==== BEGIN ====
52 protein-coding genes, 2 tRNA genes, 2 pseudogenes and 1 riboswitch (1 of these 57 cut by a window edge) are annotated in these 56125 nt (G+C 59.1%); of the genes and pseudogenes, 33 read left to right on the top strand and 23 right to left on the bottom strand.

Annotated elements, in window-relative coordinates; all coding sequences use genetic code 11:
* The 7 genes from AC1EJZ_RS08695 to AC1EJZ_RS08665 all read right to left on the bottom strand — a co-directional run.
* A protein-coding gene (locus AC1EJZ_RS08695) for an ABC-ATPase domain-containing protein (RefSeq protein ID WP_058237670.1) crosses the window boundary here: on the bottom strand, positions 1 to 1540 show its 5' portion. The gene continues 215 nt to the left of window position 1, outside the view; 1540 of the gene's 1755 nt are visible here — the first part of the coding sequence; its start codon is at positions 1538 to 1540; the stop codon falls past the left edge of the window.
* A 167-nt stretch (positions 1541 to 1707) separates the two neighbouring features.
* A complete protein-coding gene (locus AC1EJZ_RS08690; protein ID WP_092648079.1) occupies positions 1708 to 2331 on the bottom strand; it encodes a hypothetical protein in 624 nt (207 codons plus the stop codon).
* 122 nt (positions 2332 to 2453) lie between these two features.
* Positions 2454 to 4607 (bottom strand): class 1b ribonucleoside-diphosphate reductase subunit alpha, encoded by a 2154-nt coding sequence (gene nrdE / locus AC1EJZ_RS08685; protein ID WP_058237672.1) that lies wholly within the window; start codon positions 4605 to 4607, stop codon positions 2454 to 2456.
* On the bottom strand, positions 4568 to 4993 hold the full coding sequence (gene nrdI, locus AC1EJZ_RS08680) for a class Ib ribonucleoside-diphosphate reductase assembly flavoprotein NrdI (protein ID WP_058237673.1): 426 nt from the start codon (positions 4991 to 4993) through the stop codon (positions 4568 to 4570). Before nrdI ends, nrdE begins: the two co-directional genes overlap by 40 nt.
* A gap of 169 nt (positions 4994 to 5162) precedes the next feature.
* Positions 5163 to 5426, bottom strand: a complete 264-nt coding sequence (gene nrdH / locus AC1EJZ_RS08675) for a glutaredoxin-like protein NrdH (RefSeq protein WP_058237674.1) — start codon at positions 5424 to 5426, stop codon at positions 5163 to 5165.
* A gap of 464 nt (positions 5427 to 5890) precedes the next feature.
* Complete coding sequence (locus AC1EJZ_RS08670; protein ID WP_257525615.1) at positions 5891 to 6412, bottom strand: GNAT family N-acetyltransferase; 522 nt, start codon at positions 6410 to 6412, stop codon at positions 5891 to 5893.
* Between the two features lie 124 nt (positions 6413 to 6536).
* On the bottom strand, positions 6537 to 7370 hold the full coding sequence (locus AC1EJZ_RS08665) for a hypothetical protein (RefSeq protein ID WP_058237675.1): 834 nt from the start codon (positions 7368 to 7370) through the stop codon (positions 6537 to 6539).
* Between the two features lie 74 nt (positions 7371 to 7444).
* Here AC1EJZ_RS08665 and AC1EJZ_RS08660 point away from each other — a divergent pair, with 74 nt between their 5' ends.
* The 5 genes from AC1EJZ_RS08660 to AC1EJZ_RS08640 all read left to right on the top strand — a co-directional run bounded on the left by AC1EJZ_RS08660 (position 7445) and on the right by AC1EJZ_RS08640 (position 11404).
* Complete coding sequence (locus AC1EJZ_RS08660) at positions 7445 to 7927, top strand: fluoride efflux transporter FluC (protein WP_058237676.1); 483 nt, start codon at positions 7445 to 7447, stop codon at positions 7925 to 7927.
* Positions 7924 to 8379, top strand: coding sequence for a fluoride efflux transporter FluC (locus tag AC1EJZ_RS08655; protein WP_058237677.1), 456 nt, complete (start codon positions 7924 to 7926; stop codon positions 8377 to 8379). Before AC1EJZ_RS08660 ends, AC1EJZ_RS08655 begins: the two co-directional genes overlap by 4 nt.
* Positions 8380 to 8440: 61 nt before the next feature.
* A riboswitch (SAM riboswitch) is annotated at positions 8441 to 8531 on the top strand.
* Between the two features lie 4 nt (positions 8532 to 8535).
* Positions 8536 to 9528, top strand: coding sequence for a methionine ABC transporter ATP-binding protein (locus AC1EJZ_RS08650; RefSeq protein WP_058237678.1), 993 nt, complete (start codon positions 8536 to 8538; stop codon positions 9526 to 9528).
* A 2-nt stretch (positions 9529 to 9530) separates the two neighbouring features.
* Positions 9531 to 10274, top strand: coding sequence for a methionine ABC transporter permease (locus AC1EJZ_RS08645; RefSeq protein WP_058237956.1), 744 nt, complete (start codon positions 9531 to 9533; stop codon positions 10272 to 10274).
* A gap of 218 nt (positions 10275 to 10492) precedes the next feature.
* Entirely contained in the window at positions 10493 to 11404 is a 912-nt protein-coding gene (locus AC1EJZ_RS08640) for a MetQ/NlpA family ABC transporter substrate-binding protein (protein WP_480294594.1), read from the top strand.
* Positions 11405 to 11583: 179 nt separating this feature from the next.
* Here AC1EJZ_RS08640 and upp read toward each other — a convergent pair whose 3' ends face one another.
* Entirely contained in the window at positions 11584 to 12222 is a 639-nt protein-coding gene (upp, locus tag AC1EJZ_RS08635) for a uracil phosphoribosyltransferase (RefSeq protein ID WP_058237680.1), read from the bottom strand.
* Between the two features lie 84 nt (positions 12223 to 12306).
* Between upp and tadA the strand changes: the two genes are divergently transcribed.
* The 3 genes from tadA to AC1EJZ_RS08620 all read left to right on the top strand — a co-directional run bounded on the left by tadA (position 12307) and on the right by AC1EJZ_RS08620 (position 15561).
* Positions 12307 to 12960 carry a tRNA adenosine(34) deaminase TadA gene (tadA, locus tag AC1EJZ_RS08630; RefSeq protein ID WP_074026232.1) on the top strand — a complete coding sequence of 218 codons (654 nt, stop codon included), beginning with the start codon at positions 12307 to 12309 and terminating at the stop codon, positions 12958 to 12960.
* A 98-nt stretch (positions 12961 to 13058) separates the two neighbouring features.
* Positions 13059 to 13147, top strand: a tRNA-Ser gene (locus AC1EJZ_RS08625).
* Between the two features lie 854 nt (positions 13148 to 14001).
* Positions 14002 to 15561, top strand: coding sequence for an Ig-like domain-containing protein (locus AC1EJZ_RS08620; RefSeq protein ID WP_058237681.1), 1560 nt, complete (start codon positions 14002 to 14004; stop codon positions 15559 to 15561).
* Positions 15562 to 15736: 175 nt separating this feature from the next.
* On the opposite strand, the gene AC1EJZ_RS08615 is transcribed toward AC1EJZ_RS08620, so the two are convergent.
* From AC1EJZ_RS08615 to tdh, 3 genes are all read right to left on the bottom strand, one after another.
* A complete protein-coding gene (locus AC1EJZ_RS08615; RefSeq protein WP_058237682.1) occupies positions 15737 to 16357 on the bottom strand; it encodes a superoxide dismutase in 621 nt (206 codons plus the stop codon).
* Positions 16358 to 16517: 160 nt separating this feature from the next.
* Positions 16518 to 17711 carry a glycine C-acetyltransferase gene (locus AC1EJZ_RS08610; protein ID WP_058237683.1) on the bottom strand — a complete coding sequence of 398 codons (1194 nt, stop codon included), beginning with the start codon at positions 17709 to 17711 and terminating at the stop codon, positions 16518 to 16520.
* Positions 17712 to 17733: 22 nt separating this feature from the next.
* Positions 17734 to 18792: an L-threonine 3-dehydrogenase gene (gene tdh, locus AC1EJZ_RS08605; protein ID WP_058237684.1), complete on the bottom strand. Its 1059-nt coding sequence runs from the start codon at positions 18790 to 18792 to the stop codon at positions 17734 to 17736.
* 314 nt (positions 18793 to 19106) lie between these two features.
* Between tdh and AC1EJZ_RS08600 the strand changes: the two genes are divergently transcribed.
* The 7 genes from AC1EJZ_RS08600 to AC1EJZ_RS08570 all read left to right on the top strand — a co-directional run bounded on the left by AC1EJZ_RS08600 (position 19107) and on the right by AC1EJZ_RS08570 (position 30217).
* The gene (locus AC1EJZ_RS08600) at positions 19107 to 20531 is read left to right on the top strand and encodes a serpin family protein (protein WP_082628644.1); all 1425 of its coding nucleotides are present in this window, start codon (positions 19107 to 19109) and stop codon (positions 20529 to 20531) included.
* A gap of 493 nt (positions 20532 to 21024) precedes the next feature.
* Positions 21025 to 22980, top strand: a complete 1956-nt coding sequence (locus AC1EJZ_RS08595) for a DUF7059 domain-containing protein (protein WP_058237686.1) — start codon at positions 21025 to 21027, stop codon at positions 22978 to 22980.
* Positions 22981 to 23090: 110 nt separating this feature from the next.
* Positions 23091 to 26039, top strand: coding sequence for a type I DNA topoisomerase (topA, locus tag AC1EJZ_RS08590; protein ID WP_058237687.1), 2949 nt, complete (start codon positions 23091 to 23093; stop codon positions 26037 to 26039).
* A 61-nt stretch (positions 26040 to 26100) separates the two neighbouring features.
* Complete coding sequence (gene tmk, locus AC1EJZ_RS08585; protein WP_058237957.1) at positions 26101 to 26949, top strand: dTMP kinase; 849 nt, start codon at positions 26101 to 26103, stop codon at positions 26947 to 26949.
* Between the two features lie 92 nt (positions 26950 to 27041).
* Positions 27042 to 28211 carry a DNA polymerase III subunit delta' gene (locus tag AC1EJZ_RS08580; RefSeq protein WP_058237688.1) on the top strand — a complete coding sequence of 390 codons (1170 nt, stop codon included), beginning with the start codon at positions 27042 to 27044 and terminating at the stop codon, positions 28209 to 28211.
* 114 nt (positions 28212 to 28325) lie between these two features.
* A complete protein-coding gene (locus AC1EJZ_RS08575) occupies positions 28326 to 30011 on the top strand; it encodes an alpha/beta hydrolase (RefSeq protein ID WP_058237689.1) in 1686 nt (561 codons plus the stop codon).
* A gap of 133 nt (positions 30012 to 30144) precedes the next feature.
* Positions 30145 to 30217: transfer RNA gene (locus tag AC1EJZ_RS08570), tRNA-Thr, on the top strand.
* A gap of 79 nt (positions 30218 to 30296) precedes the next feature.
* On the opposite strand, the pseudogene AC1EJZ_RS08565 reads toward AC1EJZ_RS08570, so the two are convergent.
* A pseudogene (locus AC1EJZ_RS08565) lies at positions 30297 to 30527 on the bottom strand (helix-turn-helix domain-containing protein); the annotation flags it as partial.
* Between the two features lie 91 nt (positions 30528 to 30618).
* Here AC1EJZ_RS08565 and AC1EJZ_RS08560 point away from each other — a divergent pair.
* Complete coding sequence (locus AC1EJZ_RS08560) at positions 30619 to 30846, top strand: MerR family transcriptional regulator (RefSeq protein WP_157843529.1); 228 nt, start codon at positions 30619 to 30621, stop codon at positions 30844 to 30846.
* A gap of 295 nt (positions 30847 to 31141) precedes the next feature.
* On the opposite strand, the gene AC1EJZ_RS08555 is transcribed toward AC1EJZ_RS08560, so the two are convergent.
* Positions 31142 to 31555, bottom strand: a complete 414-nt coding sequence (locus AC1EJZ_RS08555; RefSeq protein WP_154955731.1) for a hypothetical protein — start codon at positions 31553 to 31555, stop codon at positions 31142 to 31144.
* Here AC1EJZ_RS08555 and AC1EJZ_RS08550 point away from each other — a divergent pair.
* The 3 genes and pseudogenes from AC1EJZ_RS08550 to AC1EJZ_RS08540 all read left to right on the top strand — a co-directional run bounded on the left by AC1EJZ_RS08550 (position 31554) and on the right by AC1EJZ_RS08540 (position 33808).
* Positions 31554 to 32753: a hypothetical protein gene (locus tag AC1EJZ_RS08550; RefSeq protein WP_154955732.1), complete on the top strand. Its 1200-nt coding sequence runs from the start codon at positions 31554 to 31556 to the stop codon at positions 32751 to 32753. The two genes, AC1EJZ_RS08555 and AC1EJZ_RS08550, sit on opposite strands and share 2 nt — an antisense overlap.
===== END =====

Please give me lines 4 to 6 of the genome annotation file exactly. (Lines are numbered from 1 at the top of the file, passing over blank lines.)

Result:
* A protein-coding gene (locus AC1EJZ_RS08695) for an ABC-ATPase domain-containing protein (RefSeq protein ID WP_058237670.1) crosses the window boundary here: on the bottom strand, positions 1 to 1540 show its 5' portion. The gene continues 215 nt to the left of window position 1, outside the view; 1540 of the gene's 1755 nt are visible here — the first part of the coding sequence; its start codon is at positions 1538 to 1540; the stop codon falls past the left edge of the window.
* A 167-nt stretch (positions 1541 to 1707) separates the two neighbouring features.
* A complete protein-coding gene (locus AC1EJZ_RS08690; protein ID WP_092648079.1) occupies positions 1708 to 2331 on the bottom strand; it encodes a hypothetical protein in 624 nt (207 codons plus the stop codon).